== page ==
Dan Parsons: How do we define significant author, just for the listeners?

Melissa Addey: Yeah. So, with the Indie Author Income Survey, what we did was look only at the authors who were spending 50% or more of their time writing and publishing, as in they've taken a pretty significant and serious approach to this being a business for them.

Dan Parsons: Yeah, so this is people who've potentially gone part-time in a day job, and they've got lots of time that they're dedicating to books.

Melissa Addey: Exactly. So, they had a lot of books, and that data is then matched and backed up by the 2022 Written Word Media survey.

So, they do regular surveys every year on various topics of what helps authors be successful, and they tend to compare what they call emerging authors, which are just starting out, to 60k authors, and then 100k authors and over that, so even 120k authors.

So, they had their latest set of data, the 100k authors now had 45 books on average, and they are prolific writers, and the 120 k authors had an average of 50 books.

So, you can see, although that sounds very daunting, bear in mind, you don't need to have 100k straightaway, but it's really interesting to see that, it is the big numbers of books that are helping these authors have the big numbers of financial success.

If you were to look at the emerging authors, they were all down around the five, six books, moving up towards 10, and this entirely makes sense that it's going to take a certain number of books to build up the royalties.

And we then talked, as part of our next round of data, we talked to Draft2Digital and they went through a lot of data, and they found that series sales account for 75% of sales, both by units and by dollars, in fiction and in non-fiction. So, across the board that's where you want to be is in a series, and you might think in non-fiction, well, what do you mean like a series?

Well, so for example, if it was work skills, or it was creative skills, or it was personal development things, it's still a series because you're branding it in a certain way. So, like the dummy series, that is a classic example of a series, lots of different topics, very strongly branded as we're going to approach each topic in the same way that you have come to know and love.

Dan Parsons: Yeah, and just going back to the poetry thing that we talked about just now. So, you can have lots of poetry books, however many you put in the poetry book is up to you, and it's the same with non-fiction for guides and things.

Some series are very long and they're all super short books, and then other series are also sometimes very long, with super long books, depending on how prolific the author is, but it's just entirely based on your audience. So yeah, there's that.

How can authors grow a single novel into a series?

Dan Parsons: Now imagine you've sold me on the benefits of writing a series. I'm going to pretend I've not got box sets and stuff. So, you've sold me on the idea of it. How do we then go from, going from a single idea to writing a series from just a high-level bird’s-eye view?

Melissa Addey: Yep. Okay. So, there's a few ways of doing this. So, the most obvious way might be you just continue life with that character, and what you get from that is your classic detective novels. You come back and we're back with the same character and we continue life with them. You often get it in thrillers, crime, that kind of thing.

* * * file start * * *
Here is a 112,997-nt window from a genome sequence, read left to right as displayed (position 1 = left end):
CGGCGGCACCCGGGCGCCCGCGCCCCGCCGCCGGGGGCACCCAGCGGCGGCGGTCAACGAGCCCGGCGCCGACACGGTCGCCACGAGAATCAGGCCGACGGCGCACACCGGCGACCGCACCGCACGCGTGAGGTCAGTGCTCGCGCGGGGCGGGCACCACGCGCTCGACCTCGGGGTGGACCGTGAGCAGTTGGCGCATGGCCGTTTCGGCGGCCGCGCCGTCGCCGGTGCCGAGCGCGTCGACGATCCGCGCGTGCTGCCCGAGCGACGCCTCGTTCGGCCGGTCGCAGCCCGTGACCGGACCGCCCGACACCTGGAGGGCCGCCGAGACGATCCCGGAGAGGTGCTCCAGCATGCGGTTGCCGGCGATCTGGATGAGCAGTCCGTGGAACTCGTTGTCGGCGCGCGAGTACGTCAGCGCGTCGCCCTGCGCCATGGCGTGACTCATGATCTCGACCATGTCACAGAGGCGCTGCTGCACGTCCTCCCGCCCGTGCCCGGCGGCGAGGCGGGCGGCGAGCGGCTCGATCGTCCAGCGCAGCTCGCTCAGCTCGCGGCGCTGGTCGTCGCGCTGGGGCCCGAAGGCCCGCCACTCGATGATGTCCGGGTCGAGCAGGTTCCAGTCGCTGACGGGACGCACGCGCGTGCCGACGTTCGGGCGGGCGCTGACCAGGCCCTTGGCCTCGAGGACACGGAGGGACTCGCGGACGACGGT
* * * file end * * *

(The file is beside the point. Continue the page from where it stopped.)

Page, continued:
With romances, you often get a friend of the original romantic couple, or they all live in the same village, and you work your way around the different people falling in love with each other, that kind of thing.

So, those are links between them. So, that's the most obvious is you continue life with the character, but sometimes you go, well, actually I've gone as far as I wanted with them, I don't feel that their story warrants another book in that way. So, then you can come at it from a different angle and think, okay, how do I still link into that, into that character, into those settings that people really love?

So, there's a few things. You can do prequels, so you can go, well, what happened before all of this novel, something else got us to this point. So, prequels are a fantastic way to go. Sequels, you can do obviously. You can do spinoffs where you take a character from the main story that you liked that you didn't get a chance to really develop that much with, and you take them, and you move on with them.

Stephen King really makes me laugh because he developed this character, Holly, who was in what was supposed to be a trilogy, focused on a particular guy, really. He was the main, and Holly was the backup, and then Stephen King said he just fell in love with Holly. He could not let this woman go, this character, and so he took her into another book, and another book, and his latest book that's coming out is just called Holly. This is Stephen King's love affair with this character, it's just developed on from what she was supposed to be. She was just supposed to be a sidekick, and then bye-bye.

Dan Parsons: Yeah, what you find is, when you are writing a book, usually the main character, or from my perspective, the main character is the straight man in the Comedy Act. It's the ordinary person who's just looking around in awe at all these weird characters around them, but then one of the weird characters jumps out and lots of people want to read more about that weird character rather than having one or two scenes with them. So, you can go off and do tangents with different characters and stuff like that.